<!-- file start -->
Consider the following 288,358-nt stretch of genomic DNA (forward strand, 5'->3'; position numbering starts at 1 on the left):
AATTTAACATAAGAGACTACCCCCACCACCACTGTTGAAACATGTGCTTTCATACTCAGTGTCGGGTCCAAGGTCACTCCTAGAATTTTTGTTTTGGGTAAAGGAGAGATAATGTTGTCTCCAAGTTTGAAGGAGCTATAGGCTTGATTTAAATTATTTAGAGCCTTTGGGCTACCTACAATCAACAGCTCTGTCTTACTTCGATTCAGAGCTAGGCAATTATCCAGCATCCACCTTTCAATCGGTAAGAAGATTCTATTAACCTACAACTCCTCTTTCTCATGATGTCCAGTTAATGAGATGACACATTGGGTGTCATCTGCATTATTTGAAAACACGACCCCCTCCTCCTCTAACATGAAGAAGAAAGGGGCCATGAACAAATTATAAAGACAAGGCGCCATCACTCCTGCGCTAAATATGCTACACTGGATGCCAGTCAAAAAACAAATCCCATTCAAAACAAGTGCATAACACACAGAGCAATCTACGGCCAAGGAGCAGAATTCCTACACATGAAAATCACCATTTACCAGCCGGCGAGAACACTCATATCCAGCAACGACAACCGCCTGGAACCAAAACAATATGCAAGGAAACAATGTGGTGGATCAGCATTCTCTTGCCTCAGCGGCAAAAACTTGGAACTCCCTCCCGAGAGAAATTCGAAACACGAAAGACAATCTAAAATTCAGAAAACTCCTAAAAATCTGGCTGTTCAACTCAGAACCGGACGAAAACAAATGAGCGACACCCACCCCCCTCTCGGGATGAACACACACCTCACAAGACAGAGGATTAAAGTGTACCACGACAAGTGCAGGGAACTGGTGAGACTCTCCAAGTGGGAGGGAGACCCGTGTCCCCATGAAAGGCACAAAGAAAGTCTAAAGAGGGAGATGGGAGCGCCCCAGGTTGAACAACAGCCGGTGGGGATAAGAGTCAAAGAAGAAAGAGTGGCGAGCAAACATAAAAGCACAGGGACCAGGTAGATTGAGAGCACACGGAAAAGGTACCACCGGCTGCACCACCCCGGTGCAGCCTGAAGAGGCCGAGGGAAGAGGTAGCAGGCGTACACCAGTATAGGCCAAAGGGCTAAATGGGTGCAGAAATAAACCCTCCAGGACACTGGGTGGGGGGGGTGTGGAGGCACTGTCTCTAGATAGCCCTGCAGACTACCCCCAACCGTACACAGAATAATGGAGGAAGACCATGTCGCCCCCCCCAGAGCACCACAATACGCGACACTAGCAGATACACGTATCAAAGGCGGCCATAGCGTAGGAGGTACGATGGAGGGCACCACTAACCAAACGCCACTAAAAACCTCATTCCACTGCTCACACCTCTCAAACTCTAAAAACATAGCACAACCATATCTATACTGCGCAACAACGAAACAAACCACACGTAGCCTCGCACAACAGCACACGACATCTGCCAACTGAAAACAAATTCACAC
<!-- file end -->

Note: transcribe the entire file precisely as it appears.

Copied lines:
Consider the following 288,358-nt stretch of genomic DNA (forward strand, 5'->3'; position numbering starts at 1 on the left):
AATTTAACATAAGAGACTACCCCCACCACCACTGTTGAAACATGTGCTTTCATACTCAGTGTCGGGTCCAAGGTCACTCCTAGAATTTTTGTTTTGGGTAAAGGAGAGATAATGTTGTCTCCAAGTTTGAAGGAGCTATAGGCTTGATTTAAATTATTTAGAGCCTTTGGGCTACCTACAATCAACAGCTCTGTCTTACTTCGATTCAGAGCTAGGCAATTATCCAGCATCCACCTTTCAATCGGTAAGAAGATTCTATTAACCTACAACTCCTCTTTCTCATGATGTCCAGTTAATGAGATGACACATTGGGTGTCATCTGCATTATTTGAAAACACGACCCCCTCCTCCTCTAACATGAAGAAGAAAGGGGCCATGAACAAATTATAAAGACAAGGCGCCATCACTCCTGCGCTAAATATGCTACACTGGATGCCAGTCAAAAAACAAATCCCATTCAAAACAAGTGCATAACACACAGAGCAATCTACGGCCAAGGAGCAGAATTCCTACACATGAAAATCACCATTTACCAGCCGGCGAGAACACTCATATCCAGCAACGACAACCGCCTGGAACCAAAACAATATGCAAGGAAACAATGTGGTGGATCAGCATTCTCTTGCCTCAGCGGCAAAAACTTGGAACTCCCTCCCGAGAGAAATTCGAAACACGAAAGACAATCTAAAATTCAGAAAACTCCTAAAAATCTGGCTGTTCAACTCAGAACCGGACGAAAACAAATGAGCGACACCCACCCCCCTCTCGGGATGAACACACACCTCACAAGACAGAGGATTAAAGTGTACCACGACAAGTGCAGGGAACTGGTGAGACTCTCCAAGTGGGAGGGAGACCCGTGTCCCCATGAAAGGCACAAAGAAAGTCTAAAGAGGGAGATGGGAGCGCCCCAGGTTGAACAACAGCCGGTGGGGATAAGAGTCAAAGAAGAAAGAGTGGCGAGCAAACATAAAAGCACAGGGACCAGGTAGATTGAGAGCACACGGAAAAGGTACCACCGGCTGCACCACCCCGGTGCAGCCTGAAGAGGCCGAGGGAAGAGGTAGCAGGCGTACACCAGTATAGGCCAAAGGGCTAAATGGGTGCAGAAATAAACCCTCCAGGACACTGGGTGGGGGGGGTGTGGAGGCACTGTCTCTAGATAGCCCTGCAGACTACCCCCAACCGTACACAGAATAATGGAGGAAGACCATGTCGCCCCCCCCAGAGCACCACAATACGCGACACTAGCAGATACACGTATCAAAGGCGGCCATAGCGTAGGAGGTACGATGGAGGGCACCACTAACCAAACGCCACTAAAAACCTCATTCCACTGCTCACACCTCTCAAACTCTAAAAACATAGCACAACCATATCTATACTGCGCAACAACGAAACAAACCACACGTAGCCTCGCACAACAGCACACGACATCTGCCAACTGAAAACAAATTCACAC